Sunday, February 12, 2017

Lincoln's Gingerbread Men

During one of the Lincoln-Douglas debates, Abraham Lincoln told a story about gingerbread men. When he was a child, his mother made some gingerbread men and gave three of them to Abe. He took them outside, where he ran into a neighbor boy. Being a generous person, Abe gave the boy one of the cookies. The boy shoved it in his mouth and immediately asked for another. Lincoln handed another cookie over to the boy, who said something about how no one ever loved gingerbread so much and got so little of it.

I first heard that story when I was a kid, when my dad read it to me from the classic children's book Abraham Lincoln by Ingri and Edgar Parin d'Aulaire. Ever since then, I've associated gingerbread men with Abraham Lincoln. (I mean, I don't solely associate them with him, but when I think of gingerbread men outside the context of Christmas, it's usually because of him).

So I decided that for Lincoln's birthday this year, I would make some gingerbread men--but not just any gingerbread men. These guys were going to be authentic.

See, whenever I'd envisioned this story, I imagined regular ol' gingerbread men, like the Christmas kind, but possibly without decorations. It wasn't until I read the book Abraham Lincoln in the Kitchen by Rae Katherine Eighmey that I realized Lincoln's childhood cookies were far different from the ones we think of today.

Ingredients, kitchen utensils, and "appliances" would have made it unlikely that Nancy Lincoln's cookies would resemble the flat, uniform cut-outs we think of today. She wouldn't have had an oven and cookie sheets; her baking would have been done in a Dutch oven over a fire. She likely didn't have something as superfluous as a man-shaped cookie cutter. She wouldn't have had baking soda.

So Eighmey, a cook and historian, used clues and research to create a recipe she thinks better resembles the cookies Lincoln would have had (although she does substitute baking soda for the pearl ash the Lincolns would have used, and adjusted the amount of ginger based on modern availability and storage methods).

When Lincoln recounted the story, he said that his mother used sorghum in the cookies. Eighmey thought this was unusual since most gingerbread recipes of the era called for molasses (as they do today). Eighmey's recipe calls for sorghum syrup or molasses, and although I really wanted to try it with the sorghum syrup, I was unable to locate any locally. So I used molasses.

Anyway, once the dough is made, you roll out snakes of it and form people like you might with Play-Doh. In a way this was preferable to the usual rolling-and-cutting method because I hate rolling dough flat. Also, my kids could easily help me without any fights over the cookie cutter.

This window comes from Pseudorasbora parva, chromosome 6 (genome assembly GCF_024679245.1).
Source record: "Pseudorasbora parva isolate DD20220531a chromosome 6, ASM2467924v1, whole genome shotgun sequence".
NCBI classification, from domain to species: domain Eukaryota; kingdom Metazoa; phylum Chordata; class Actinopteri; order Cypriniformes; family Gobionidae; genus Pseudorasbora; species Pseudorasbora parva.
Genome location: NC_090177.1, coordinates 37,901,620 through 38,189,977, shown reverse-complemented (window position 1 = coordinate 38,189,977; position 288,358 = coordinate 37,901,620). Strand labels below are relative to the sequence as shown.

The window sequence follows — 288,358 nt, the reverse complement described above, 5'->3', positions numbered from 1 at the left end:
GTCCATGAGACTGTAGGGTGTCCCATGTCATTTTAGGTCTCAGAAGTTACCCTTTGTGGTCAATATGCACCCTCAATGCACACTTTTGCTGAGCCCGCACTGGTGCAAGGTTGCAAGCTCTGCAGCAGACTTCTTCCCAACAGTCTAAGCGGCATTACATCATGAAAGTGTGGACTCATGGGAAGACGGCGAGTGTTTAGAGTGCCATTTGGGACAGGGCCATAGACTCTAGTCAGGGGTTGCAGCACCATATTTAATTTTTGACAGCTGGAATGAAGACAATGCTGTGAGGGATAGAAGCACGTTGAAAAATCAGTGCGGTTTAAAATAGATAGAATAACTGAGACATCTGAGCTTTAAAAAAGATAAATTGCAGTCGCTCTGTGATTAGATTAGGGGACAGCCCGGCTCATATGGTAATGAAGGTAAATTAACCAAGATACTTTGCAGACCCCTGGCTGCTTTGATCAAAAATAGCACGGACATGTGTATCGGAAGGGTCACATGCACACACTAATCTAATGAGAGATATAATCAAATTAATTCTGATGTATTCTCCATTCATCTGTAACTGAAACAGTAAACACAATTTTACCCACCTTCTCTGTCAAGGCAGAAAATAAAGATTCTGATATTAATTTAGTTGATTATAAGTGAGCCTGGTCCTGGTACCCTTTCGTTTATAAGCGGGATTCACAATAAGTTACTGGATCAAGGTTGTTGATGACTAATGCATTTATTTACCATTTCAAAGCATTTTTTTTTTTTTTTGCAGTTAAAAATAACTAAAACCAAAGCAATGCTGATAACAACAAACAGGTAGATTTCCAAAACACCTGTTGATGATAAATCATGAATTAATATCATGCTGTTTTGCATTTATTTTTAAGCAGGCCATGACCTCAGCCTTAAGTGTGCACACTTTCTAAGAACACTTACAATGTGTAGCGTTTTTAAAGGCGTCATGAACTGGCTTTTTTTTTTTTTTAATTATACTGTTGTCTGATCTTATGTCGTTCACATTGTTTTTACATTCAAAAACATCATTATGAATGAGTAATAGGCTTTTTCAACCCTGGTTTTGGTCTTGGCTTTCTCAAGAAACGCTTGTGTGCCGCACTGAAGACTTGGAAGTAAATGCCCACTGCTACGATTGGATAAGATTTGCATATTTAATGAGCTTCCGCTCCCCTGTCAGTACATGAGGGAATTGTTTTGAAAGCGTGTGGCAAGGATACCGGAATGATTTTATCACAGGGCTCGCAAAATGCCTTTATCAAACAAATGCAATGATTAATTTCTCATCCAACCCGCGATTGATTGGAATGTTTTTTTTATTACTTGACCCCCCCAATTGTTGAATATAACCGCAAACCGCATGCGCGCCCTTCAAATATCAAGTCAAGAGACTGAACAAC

Here is Eighmey's recipe:

Gingerbread Men

1/2 c milk
1/2 c sorghum syrup or light or dark molasses
3 1/3 c unbleached all-purpose flour
2 tbsp packed brown sugar
1/2 tsp baking soda
1 tbsp ground ginger
1/2 c (1 stick) cold salted butter

I'm going to paraphrase the instructions.

Pour the milk and syrup/molasses into a measuring cup and mix together.

Mix the dry ingredients in a bowl, then add the butter (in small pieces) and cut it into the flour mixture with forks or a pastry cutter. Then add the liquid and mix with a spoon or fork. I wound up stirring, then kneading it.

Take a golf-ball-sized piece of dough and work it into a long thin "snake," the circumference of a pencil and about a foot long. Break off a 4" piece and set it aside. Take the remaining piece and fold it in half, giving it a twist about an inch down. That forms the head and legs (sort of like a corn-husk doll, if you've ever made one of those). Then take the 4" strip and place it behind the "neck" to make arms. Pinch it down a little to secure it.


Bake at 325 for about 15 minutes. (I considered trying these in my Dutch oven but thought better of it.)

The recipe says it will make about 18 men, but we wound up with 24, probably because my 5-year-old, 8-year-old, and I aren't very good at measuring.


Are these the most gorgeous cookies you've ever seen? No. Are they the worst? Quite possibly. I'm sure Mrs. Lincoln was far better at this. (Also, I'm not going to lie: There were several poop jokes made during the rolling-out process. Understandably.)


I worried that the cookie dough, being warm from all the handling, would spread into a giant mess in the oven, but they held their shapes beautifully and puffed more than they spread.


The final result was crispy on the outside, soft on the inside. They're not very sweet and not very gingery, but they're actually pretty good--almost refreshing. These won't replace my normal Christmastime gingerbread cookies, but I'd definitely make them again for Presidents Day or something.

Be sure to check out my other presidential gingerbread recipes: Dolley Madison's and Washington/Lafayette's. If you make any of them, let me know what you think.

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